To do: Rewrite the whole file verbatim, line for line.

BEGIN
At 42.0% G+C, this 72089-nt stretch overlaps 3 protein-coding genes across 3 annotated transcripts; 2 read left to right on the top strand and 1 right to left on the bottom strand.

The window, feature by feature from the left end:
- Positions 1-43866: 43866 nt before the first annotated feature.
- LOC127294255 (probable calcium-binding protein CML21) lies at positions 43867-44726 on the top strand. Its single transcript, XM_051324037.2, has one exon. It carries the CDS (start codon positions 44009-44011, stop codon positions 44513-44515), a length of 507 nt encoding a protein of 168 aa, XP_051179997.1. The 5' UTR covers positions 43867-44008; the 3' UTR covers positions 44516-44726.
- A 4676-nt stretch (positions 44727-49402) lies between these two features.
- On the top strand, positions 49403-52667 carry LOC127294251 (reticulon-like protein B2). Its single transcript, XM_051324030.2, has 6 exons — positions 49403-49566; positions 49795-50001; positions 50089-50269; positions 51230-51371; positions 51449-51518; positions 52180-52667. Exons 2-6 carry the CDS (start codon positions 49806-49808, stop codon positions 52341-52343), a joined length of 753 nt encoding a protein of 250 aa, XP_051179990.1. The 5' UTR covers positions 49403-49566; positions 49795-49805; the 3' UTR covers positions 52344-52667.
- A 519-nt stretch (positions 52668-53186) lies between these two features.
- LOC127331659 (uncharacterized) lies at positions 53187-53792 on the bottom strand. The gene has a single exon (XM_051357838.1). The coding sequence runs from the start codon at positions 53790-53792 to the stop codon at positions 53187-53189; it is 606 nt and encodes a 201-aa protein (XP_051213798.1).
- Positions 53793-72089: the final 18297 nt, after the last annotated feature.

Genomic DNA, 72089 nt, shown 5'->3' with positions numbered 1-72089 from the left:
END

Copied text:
At 42.0% G+C, this 72089-nt stretch overlaps 3 protein-coding genes across 3 annotated transcripts; 2 read left to right on the top strand and 1 right to left on the bottom strand.

The window, feature by feature from the left end:
- Positions 1-43866: 43866 nt before the first annotated feature.
- LOC127294255 (probable calcium-binding protein CML21) lies at positions 43867-44726 on the top strand. Its single transcript, XM_051324037.2, has one exon. It carries the CDS (start codon positions 44009-44011, stop codon positions 44513-44515), a length of 507 nt encoding a protein of 168 aa, XP_051179997.1. The 5' UTR covers positions 43867-44008; the 3' UTR covers positions 44516-44726.
- A 4676-nt stretch (positions 44727-49402) lies between these two features.
- On the top strand, positions 49403-52667 carry LOC127294251 (reticulon-like protein B2). Its single transcript, XM_051324030.2, has 6 exons — positions 49403-49566; positions 49795-50001; positions 50089-50269; positions 51230-51371; positions 51449-51518; positions 52180-52667. Exons 2-6 carry the CDS (start codon positions 49806-49808, stop codon positions 52341-52343), a joined length of 753 nt encoding a protein of 250 aa, XP_051179990.1. The 5' UTR covers positions 49403-49566; positions 49795-49805; the 3' UTR covers positions 52344-52667.
- A 519-nt stretch (positions 52668-53186) lies between these two features.
- LOC127331659 (uncharacterized) lies at positions 53187-53792 on the bottom strand. The gene has a single exon (XM_051357838.1). The coding sequence runs from the start codon at positions 53790-53792 to the stop codon at positions 53187-53189; it is 606 nt and encodes a 201-aa protein (XP_051213798.1).
- Positions 53793-72089: the final 18297 nt, after the last annotated feature.

Genomic DNA, 72089 nt, shown 5'->3' with positions numbered 1-72089 from the left: